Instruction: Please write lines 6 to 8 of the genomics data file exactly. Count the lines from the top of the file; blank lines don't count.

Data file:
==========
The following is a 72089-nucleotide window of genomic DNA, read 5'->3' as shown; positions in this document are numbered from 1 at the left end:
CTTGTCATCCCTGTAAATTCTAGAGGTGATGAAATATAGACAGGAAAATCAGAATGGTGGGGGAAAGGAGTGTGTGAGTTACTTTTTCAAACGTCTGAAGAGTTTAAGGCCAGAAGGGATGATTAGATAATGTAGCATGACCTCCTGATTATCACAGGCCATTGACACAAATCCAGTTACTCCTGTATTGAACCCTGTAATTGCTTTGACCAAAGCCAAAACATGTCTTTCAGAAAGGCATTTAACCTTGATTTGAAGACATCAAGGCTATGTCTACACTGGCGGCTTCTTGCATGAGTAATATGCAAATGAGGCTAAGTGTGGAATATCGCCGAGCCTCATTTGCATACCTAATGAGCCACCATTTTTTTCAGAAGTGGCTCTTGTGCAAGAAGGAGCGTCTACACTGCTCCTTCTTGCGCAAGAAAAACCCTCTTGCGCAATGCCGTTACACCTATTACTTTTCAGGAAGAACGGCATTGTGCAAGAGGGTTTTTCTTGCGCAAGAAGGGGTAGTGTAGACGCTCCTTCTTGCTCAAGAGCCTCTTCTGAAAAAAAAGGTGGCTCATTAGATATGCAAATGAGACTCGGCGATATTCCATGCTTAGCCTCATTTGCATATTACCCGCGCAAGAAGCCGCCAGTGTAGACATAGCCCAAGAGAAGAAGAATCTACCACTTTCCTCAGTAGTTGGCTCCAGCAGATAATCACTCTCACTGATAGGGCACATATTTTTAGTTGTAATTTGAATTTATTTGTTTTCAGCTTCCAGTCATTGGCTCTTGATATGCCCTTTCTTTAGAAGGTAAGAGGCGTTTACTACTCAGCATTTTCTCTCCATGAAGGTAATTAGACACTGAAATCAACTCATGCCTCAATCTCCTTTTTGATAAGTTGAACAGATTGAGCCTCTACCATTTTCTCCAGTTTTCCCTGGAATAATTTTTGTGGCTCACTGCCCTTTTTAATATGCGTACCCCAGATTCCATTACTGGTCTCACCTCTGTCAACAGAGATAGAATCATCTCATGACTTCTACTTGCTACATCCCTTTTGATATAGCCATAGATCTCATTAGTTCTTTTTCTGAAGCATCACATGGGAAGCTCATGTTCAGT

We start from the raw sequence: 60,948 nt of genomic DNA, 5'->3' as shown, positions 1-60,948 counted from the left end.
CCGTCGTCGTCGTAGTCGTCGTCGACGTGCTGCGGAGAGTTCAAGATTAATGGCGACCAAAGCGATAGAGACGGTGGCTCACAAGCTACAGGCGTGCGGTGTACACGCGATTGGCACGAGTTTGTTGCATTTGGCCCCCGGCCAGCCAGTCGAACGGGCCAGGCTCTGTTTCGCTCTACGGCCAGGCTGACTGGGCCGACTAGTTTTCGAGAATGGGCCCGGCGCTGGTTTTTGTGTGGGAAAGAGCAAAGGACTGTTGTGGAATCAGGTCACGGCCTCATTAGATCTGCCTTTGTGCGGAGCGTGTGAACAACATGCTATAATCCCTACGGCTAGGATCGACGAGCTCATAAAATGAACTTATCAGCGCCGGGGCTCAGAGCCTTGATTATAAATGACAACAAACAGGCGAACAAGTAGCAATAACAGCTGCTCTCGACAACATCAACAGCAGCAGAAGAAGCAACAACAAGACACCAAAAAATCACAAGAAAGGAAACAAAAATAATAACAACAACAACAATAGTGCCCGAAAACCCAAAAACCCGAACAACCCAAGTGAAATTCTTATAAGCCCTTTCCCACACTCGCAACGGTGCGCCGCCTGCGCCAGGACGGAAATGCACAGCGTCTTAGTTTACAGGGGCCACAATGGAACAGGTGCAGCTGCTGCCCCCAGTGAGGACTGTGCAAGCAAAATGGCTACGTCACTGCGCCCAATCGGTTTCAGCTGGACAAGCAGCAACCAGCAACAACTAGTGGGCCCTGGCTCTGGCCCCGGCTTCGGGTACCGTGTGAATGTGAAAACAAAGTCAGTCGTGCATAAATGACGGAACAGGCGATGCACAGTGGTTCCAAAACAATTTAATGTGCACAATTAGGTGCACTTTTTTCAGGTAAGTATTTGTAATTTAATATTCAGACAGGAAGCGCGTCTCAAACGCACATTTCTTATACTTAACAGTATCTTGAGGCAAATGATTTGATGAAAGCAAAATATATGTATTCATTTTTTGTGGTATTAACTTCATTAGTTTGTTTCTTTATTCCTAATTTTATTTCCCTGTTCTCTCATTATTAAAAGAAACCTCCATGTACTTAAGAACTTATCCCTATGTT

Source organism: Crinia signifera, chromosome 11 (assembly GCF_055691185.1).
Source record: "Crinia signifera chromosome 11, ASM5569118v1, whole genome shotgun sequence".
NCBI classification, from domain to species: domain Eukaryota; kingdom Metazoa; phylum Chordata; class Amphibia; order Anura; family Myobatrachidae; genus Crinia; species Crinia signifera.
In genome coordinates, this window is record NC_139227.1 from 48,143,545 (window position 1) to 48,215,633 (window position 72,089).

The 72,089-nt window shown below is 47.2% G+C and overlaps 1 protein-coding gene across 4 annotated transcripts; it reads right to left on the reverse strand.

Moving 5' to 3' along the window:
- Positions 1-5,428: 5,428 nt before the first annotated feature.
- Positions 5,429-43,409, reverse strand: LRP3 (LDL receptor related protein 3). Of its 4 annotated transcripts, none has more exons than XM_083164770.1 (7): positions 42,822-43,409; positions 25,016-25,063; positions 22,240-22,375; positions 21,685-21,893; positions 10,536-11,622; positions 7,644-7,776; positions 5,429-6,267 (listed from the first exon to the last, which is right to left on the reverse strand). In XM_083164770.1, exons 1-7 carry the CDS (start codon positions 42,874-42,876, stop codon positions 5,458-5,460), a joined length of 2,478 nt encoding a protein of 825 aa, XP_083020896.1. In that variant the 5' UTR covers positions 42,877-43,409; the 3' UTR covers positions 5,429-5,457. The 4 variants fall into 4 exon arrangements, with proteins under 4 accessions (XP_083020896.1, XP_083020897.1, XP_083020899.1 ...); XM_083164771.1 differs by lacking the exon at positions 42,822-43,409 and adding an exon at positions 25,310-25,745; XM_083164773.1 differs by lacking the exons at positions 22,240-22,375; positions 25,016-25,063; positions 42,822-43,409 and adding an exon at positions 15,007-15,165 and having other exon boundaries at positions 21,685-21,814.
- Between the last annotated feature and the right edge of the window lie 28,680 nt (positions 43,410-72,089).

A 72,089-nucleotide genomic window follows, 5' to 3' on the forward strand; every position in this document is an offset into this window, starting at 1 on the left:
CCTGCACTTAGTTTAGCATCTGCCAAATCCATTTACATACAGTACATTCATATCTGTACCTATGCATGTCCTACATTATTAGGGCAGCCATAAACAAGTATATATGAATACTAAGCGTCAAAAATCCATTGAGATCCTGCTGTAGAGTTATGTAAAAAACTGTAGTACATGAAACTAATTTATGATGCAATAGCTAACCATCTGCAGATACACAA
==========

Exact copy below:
Source record: "Crinia signifera chromosome 11, ASM5569118v1, whole genome shotgun sequence".
NCBI classification, from domain to species: domain Eukaryota; kingdom Metazoa; phylum Chordata; class Amphibia; order Anura; family Myobatrachidae; genus Crinia; species Crinia signifera.
In genome coordinates, this window is record NC_139227.1 from 48,143,545 (window position 1) to 48,215,633 (window position 72,089).